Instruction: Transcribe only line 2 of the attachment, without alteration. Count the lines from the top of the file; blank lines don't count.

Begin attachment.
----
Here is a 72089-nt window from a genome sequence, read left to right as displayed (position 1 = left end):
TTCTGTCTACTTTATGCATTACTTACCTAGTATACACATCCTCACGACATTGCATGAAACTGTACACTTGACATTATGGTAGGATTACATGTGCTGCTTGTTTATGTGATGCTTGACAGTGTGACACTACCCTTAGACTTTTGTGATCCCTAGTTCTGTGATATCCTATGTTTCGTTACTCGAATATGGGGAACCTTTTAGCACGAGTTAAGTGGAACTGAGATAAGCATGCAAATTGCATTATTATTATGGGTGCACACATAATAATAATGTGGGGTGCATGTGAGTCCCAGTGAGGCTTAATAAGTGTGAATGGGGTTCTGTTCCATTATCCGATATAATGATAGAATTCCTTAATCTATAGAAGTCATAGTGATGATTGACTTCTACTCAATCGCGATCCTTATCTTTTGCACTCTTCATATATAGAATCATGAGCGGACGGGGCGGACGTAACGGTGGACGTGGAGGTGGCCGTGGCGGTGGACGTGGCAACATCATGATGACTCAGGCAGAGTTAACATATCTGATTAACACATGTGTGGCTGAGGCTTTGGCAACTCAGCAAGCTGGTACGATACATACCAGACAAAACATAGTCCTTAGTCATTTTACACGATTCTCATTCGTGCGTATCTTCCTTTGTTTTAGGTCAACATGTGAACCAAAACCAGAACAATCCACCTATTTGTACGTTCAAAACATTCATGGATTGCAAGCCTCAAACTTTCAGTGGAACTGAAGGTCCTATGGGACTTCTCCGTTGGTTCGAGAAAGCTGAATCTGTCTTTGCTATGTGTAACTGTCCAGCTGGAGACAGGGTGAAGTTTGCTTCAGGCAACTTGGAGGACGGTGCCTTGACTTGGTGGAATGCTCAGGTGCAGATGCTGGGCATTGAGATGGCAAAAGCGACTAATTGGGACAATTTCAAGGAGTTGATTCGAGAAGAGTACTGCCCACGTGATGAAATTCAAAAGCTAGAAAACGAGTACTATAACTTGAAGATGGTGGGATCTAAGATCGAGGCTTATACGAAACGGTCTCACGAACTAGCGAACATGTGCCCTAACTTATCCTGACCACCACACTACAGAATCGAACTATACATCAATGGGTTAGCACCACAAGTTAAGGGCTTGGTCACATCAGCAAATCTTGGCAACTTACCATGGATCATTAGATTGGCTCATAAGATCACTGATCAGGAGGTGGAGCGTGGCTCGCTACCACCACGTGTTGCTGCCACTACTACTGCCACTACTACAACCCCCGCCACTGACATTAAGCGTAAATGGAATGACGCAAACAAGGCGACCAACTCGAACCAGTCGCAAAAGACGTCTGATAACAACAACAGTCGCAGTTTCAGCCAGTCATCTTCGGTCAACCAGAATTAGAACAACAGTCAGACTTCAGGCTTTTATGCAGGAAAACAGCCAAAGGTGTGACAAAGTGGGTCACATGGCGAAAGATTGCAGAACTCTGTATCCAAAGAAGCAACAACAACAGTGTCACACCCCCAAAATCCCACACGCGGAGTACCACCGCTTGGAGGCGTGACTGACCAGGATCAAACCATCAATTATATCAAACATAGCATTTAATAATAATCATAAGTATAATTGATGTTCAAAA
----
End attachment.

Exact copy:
TTCTGTCTACTTTATGCATTACTTACCTAGTATACACATCCTCACGACATTGCATGAAACTGTACACTTGACATTATGGTAGGATTACATGTGCTGCTTGTTTATGTGATGCTTGACAGTGTGACACTACCCTTAGACTTTTGTGATCCCTAGTTCTGTGATATCCTATGTTTCGTTACTCGAATATGGGGAACCTTTTAGCACGAGTTAAGTGGAACTGAGATAAGCATGCAAATTGCATTATTATTATGGGTGCACACATAATAATAATGTGGGGTGCATGTGAGTCCCAGTGAGGCTTAATAAGTGTGAATGGGGTTCTGTTCCATTATCCGATATAATGATAGAATTCCTTAATCTATAGAAGTCATAGTGATGATTGACTTCTACTCAATCGCGATCCTTATCTTTTGCACTCTTCATATATAGAATCATGAGCGGACGGGGCGGACGTAACGGTGGACGTGGAGGTGGCCGTGGCGGTGGACGTGGCAACATCATGATGACTCAGGCAGAGTTAACATATCTGATTAACACATGTGTGGCTGAGGCTTTGGCAACTCAGCAAGCTGGTACGATACATACCAGACAAAACATAGTCCTTAGTCATTTTACACGATTCTCATTCGTGCGTATCTTCCTTTGTTTTAGGTCAACATGTGAACCAAAACCAGAACAATCCACCTATTTGTACGTTCAAAACATTCATGGATTGCAAGCCTCAAACTTTCAGTGGAACTGAAGGTCCTATGGGACTTCTCCGTTGGTTCGAGAAAGCTGAATCTGTCTTTGCTATGTGTAACTGTCCAGCTGGAGACAGGGTGAAGTTTGCTTCAGGCAACTTGGAGGACGGTGCCTTGACTTGGTGGAATGCTCAGGTGCAGATGCTGGGCATTGAGATGGCAAAAGCGACTAATTGGGACAATTTCAAGGAGTTGATTCGAGAAGAGTACTGCCCACGTGATGAAATTCAAAAGCTAGAAAACGAGTACTATAACTTGAAGATGGTGGGATCTAAGATCGAGGCTTATACGAAACGGTCTCACGAACTAGCGAACATGTGCCCTAACTTATCCTGACCACCACACTACAGAATCGAACTATACATCAATGGGTTAGCACCACAAGTTAAGGGCTTGGTCACATCAGCAAATCTTGGCAACTTACCATGGATCATTAGATTGGCTCATAAGATCACTGATCAGGAGGTGGAGCGTGGCTCGCTACCACCACGTGTTGCTGCCACTACTACTGCCACTACTACAACCCCCGCCACTGACATTAAGCGTAAATGGAATGACGCAAACAAGGCGACCAACTCGAACCAGTCGCAAAAGACGTCTGATAACAACAACAGTCGCAGTTTCAGCCAGTCATCTTCGGTCAACCAGAATTAGAACAACAGTCAGACTTCAGGCTTTTATGCAGGAAAACAGCCAAAGGTGTGACAAAGTGGGTCACATGGCGAAAGATTGCAGAACTCTGTATCCAAAGAAGCAACAACAACAGTGTCACACCCCCAAAATCCCACACGCGGAGTACCACCGCTTGGAGGCGTGACTGACCAGGATCAAACCATCAATTATATCAAACATAGCATTTAATAATAATCATAAGTATAATTGATGTTCAAAA